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  • Carlos,

  • the Vietnam vet Marine

  • who volunteered for three tours and got shot up in every one.

  • In 1971, he was medically retired

  • because he had so much shrapnel in his body

  • that he was setting off metal detectors.

  • For the next 42 years, he suffered from nightmares,

  • extreme anxiety in public,

  • isolation, depression.

  • He self-medicated with alcohol.

  • He was married and divorced three times.

  • Carlos had post-traumatic stress disorder.

  • Now, I became a psychologist to help mitigate human suffering,

  • and for the past 10 years, my target has been the suffering caused by PTSD,

  • as experienced by veterans like Carlos.

  • Until recently, the science of PTSD just wasn't there.

  • And so, we didn't know what to do.

  • We put some veterans on heavy drugs.

  • Others we hospitalized and gave generic group therapy,

  • and others still we simply said to them,

  • "Just go home and try to forget about your experiences."

  • More recently, we've tried therapy dogs, wilderness retreats --

  • many things which may temporarily relieve stress,

  • but which don't actually eliminate PTSD symptoms over the long term.

  • But things have changed.

  • And I am here to tell you that we can now eliminate PTSD,

  • not just manage the symptoms,

  • and in huge numbers of veterans.

  • Because new scientific research has been able to show,

  • objectively, repeatedly,

  • which treatments actually get rid of symptoms and which do not.

  • Now as it turns out,

  • the best treatments for PTSD use many of the very same training principles

  • that the military uses in preparing its trainees for war.

  • Now, making war --

  • this is something that we are good at.

  • We humans have been making war since before we were even fully human.

  • And since then, we have gone from using stone and sinew

  • to developing the most sophisticated and devastating weapon systems imaginable.

  • And to enable our warriors to use these weapons,

  • we employ the most cutting-edge training methods.

  • We are good at making war.

  • And we are good at training our warriors to fight.

  • Yet, when we consider the experience of the modern-day combat veteran,

  • we begin to see that we have not been as good

  • at preparing them to come home.

  • Why is that?

  • Well, our ancestors lived immersed in conflict,

  • and they fought right where they lived.

  • So until only very recently in our evolutionary history,

  • there was hardly a need to learn how to come home from war,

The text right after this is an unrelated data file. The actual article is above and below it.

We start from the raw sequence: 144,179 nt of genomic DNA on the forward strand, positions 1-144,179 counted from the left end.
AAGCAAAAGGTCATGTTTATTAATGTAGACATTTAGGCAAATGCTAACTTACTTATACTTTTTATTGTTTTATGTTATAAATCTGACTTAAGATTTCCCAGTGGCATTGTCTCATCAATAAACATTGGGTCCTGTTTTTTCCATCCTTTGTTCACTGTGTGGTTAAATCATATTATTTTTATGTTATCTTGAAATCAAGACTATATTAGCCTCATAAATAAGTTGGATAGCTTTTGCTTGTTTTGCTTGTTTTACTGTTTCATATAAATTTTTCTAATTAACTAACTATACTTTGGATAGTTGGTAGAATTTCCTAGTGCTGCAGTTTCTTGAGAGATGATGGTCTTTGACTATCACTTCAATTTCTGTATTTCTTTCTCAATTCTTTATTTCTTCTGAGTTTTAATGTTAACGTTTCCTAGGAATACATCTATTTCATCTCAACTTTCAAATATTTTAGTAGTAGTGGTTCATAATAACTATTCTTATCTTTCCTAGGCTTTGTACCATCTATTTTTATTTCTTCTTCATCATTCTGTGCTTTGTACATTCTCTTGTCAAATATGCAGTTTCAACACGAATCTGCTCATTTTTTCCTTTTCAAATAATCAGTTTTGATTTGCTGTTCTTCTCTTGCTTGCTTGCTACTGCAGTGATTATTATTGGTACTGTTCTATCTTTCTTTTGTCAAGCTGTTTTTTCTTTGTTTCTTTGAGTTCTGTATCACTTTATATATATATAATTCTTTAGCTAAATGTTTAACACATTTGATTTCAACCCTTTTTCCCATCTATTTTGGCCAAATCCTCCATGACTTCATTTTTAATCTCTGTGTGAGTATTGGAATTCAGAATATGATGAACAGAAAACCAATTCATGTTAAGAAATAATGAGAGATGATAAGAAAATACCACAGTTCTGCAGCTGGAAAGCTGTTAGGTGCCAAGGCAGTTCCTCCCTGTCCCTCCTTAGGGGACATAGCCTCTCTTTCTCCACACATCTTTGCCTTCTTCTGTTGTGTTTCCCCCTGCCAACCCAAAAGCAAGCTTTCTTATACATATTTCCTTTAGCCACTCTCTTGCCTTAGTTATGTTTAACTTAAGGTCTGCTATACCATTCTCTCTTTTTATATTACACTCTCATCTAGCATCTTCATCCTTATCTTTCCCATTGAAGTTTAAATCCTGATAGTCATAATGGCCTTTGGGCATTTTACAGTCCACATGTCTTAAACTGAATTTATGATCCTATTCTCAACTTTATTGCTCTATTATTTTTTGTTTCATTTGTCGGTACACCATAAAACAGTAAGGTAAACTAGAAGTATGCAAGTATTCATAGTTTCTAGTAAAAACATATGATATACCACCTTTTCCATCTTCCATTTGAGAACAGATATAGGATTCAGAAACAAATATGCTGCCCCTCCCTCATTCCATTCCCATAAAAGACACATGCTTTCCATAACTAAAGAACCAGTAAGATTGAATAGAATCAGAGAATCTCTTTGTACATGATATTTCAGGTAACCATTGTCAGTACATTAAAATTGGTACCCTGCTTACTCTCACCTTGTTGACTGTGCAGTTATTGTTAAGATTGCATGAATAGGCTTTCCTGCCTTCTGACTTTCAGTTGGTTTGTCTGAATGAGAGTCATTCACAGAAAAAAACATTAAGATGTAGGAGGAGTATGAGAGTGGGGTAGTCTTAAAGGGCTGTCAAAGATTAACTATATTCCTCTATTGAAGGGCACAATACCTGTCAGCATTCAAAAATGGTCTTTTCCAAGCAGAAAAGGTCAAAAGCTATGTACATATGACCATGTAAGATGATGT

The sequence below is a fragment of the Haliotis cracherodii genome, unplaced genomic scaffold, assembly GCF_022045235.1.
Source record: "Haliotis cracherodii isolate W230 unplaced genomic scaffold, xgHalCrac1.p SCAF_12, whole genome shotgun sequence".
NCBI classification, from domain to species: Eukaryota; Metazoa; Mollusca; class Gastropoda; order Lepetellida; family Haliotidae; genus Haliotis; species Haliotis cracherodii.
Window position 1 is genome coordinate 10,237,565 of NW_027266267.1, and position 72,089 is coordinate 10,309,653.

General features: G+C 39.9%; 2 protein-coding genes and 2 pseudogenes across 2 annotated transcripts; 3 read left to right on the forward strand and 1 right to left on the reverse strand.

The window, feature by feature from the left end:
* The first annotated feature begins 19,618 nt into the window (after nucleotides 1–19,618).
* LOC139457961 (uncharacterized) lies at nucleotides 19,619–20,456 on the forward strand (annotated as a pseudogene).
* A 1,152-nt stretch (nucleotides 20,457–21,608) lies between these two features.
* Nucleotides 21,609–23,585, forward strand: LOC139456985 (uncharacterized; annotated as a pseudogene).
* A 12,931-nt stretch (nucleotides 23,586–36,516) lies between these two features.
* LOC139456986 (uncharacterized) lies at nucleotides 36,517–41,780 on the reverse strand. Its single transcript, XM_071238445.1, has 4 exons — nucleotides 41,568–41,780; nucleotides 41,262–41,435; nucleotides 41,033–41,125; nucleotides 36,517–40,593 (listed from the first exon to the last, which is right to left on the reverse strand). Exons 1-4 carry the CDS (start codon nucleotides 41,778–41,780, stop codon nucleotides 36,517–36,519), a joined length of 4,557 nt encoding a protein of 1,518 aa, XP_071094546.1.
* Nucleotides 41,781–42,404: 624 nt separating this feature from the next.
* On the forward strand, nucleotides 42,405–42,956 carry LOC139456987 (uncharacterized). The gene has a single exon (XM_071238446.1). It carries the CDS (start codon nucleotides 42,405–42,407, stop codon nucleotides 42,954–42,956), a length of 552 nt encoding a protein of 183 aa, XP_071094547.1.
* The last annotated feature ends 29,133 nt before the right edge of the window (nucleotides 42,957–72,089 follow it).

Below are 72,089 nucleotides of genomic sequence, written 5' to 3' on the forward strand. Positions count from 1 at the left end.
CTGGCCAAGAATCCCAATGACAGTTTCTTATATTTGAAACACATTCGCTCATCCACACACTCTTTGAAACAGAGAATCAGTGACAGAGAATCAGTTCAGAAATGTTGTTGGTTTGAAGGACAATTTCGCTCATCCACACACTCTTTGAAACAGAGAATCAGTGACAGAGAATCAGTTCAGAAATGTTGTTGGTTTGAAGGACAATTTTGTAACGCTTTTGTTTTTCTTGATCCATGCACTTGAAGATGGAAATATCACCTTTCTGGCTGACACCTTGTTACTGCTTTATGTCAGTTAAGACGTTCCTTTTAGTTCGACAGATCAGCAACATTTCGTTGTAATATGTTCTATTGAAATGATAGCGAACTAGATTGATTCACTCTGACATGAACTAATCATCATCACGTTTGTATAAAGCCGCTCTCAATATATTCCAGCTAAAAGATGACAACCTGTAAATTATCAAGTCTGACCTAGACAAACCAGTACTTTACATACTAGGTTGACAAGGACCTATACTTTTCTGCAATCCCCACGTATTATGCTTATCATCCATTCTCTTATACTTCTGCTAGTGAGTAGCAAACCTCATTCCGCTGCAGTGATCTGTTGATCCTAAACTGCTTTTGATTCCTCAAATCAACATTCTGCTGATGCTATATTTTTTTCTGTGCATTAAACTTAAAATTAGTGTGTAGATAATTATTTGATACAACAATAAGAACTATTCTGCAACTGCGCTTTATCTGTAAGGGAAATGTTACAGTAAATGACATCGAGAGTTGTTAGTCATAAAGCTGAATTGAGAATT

• because we never really did.

  • But thankfully, today,

  • most of humanity lives in far more peaceful societies,

  • and when there is conflict, we, especially in the United States,

  • now have the technology to put our warriors through advanced training,

  • drop them in to fight anywhere on the globe

  • and when they're done,

  • jet them back to peacetime suburbia.

  • But just imagine for a moment what this must feel like.

  • I've spoken with veterans who've told me

  • that one day they're in a brutal firefight in Afghanistan

  • where they saw carnage and death,

  • and just three days later, they found themselves

  • toting an ice chest to their kid's soccer game.

  • "Mindfuck" is the most common term.

  • (Laughter)

  • It's the most common term I've heard to describe that experience.

  • And that's exactly what that is.

  • Because while our warriors spend countless hours training for war,

  • we've only recently come to understand

  • that many require training on how to return to civilian life.

  • Now, like any training, the best PTSD treatments require repetition.

  • In the military,

  • we don't simply hand trainees Mark-19 automatic grenade launchers

  • and say, "Here's the trigger, here's some ammo and good luck."

  • No. We train them, on the range and in specific contexts,

  • over and over and over

  • until lifting their weapon and engaging their target

  • is so engrained into muscle memory

  • that it can be performed without even thinking,

  • even under the most stressful conditions you can imagine.

  • Now, the same holds for training-based treatments.

  • The first of these treatments is cognitive therapy,

  • and this is a kind of mental recalibration.

  • When veterans come home from war,

  • their way of mentally framing the world is calibrated

  • to an immensely more dangerous environment.

  • So when you try to overlay that mind frame onto a peacetime environment,

  • you get problems.

  • You begin drowning in worries about dangers that aren't present.

  • You begin not trusting family or friends.

  • Which is not to say there are no dangers in civilian life; there are.

  • It's just that the probability of encountering them

  • compared to combat

  • is astronomically lower.

  • So we never advise veterans to turn off caution completely.

  • We do train them, however, to adjust caution